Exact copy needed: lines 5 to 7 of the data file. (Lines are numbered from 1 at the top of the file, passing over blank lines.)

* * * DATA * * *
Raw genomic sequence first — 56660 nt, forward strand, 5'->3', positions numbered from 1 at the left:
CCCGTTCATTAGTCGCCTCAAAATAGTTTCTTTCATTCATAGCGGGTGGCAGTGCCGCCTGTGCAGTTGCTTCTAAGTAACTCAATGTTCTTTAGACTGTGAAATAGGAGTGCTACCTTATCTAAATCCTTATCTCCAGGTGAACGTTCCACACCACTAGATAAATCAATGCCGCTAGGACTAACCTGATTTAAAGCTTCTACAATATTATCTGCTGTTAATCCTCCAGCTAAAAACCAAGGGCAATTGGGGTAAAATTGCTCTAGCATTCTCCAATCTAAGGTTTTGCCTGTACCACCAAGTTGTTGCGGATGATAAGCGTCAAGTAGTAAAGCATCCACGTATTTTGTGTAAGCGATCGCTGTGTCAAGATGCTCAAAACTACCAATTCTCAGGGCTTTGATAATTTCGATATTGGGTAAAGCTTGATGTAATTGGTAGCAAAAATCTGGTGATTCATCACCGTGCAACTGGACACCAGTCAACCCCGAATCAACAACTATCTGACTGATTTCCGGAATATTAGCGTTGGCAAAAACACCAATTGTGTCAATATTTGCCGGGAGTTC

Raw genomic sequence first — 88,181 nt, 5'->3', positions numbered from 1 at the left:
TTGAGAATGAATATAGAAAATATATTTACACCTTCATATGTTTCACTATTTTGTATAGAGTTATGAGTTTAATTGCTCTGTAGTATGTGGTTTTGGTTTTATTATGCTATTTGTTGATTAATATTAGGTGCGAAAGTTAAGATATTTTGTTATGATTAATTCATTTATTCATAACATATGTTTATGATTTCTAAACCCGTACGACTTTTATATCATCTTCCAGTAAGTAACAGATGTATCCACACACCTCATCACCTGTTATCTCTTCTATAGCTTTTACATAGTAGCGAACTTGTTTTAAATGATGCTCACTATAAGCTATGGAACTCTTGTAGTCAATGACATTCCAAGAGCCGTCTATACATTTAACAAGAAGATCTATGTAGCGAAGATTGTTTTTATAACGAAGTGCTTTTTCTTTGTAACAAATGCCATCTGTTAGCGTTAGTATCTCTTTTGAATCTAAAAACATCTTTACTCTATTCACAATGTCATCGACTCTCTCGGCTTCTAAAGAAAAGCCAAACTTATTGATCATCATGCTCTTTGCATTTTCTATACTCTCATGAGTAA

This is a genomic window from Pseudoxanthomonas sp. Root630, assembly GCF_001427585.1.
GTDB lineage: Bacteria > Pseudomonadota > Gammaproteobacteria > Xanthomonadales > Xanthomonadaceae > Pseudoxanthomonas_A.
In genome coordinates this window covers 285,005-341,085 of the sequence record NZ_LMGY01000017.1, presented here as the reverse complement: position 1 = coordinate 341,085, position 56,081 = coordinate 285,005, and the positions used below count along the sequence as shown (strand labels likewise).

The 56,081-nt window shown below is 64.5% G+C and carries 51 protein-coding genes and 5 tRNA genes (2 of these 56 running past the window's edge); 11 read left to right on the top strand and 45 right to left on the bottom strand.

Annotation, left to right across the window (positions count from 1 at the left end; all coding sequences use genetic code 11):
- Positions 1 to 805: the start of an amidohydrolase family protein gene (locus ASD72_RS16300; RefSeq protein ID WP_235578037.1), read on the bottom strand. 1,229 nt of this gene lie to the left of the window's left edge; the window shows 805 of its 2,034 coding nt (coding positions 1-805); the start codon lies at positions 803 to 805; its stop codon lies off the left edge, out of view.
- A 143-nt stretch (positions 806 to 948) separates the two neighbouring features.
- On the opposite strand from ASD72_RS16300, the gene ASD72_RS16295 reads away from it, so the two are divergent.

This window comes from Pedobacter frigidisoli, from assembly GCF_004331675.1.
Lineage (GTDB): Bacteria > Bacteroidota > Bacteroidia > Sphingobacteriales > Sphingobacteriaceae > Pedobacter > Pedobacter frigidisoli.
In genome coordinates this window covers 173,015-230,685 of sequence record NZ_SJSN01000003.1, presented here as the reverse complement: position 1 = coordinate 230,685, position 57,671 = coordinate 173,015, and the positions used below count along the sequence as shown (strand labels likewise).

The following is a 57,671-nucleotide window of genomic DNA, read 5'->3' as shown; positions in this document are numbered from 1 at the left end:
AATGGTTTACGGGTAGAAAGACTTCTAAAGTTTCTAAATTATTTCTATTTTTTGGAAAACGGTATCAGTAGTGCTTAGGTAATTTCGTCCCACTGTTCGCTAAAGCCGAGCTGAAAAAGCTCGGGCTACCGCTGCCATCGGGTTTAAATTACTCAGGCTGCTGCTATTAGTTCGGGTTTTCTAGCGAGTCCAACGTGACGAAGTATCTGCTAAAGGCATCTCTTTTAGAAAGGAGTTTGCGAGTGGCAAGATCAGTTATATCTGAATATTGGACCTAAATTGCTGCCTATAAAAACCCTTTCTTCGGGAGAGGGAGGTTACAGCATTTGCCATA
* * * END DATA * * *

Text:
This is a genomic window from Pseudoxanthomonas sp. Root630, assembly GCF_001427585.1.
GTDB lineage: Bacteria > Pseudomonadota > Gammaproteobacteria > Xanthomonadales > Xanthomonadaceae > Pseudoxanthomonas_A.
In genome coordinates this window covers 285,005-341,085 of the sequence record NZ_LMGY01000017.1, presented here as the reverse complement: position 1 = coordinate 341,085, position 56,081 = coordinate 285,005, and the positions used below count along the sequence as shown (strand labels likewise).